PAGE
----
A new California law could wipe out truck driver owner-operators in that state, along with independent contractors working in occupations ranging from movie production to computer programmers, and is expected to drive up logistics costs and make a growing truck driver shortage worse.
It goes into effect on Jan. 1, 2020, but will be retroactive “to the full extent of the law,” according to the law’s text. This is expected to fuel a raft of class action lawsuits seeking to obtain compensation due to workers who were previously deemed contractors but are now defined as employees.
Governor Gavin Newsom signed the California legislation AB 5 into law on September 18.
The new law may be emulated by other states and perhaps by the federal government should the Democrats win control of Congress and the White House next year. Presidential candidates, including Joe Biden, Bernie Sanders, Kamala Harris, Elizabeth Warren, Julian Castro and Pete Buttigieg, earlier declared their support for the bill, and Senators Sanders, Warren and Harris have sponsored a similar measure in the U.S. Senate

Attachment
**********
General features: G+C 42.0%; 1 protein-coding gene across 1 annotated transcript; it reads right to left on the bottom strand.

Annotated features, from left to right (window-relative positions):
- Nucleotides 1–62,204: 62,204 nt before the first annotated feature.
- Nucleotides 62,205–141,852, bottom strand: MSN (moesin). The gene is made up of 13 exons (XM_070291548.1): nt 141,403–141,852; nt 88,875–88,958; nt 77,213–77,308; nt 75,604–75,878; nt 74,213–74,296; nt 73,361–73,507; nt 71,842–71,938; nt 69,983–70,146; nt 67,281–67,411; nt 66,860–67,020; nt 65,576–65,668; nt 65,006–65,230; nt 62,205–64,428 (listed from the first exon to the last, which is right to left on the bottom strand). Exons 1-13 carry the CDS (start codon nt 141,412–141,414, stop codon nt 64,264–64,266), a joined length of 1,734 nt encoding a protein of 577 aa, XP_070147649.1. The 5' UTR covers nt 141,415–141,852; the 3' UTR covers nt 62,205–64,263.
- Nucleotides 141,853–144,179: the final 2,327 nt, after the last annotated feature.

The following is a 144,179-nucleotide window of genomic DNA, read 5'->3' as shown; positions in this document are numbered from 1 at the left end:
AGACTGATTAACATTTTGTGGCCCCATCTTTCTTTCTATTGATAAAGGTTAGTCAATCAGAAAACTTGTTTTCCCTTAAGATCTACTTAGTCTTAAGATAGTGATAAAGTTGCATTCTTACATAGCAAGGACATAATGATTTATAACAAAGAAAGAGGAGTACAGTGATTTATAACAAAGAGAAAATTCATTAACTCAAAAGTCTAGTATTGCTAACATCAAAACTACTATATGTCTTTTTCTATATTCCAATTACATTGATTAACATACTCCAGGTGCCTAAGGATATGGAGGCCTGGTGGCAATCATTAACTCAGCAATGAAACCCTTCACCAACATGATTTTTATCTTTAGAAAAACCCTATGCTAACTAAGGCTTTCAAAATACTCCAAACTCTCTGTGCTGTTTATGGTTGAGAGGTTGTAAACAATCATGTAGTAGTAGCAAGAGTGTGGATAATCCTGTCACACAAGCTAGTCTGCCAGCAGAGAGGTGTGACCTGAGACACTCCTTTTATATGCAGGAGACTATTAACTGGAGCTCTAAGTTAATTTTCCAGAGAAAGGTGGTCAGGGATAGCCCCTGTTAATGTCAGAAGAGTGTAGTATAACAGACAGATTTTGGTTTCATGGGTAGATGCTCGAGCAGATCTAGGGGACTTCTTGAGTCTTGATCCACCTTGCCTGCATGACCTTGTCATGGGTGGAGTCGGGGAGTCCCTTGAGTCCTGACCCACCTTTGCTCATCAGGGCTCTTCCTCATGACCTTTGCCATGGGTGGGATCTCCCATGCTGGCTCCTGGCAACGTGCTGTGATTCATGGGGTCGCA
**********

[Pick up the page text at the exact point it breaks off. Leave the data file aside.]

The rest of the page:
Most truck drivers choose to become independent contractors because they enjoy being the owners of their businesses and the freedom it provides. Six days before the State Senate cast the last vote on the bill, more than 150 owner-operator truck drivers from around California drove in a convoy to the state capitol in Sacramento to protest the pending legislation.
State Assemblywoman Lorena Gonzalez Fletcher, who prior to her election served as the secretary-treasurer of a union local in San Diego, introduced the bill, which passed the assembly earlier this year before the State Senate approved the final version on Sept. 13.
Following Senate passage, she said, “The legislature made it clear: We will not in good conscience allow free-riding businesses to profit off depriving millions of workers from basic employee rights that lead to a middle-class job. It’s our duty to look out for working men and women, not Wall Street and their get-rich-quick IPOs,” apparently referring to Uber.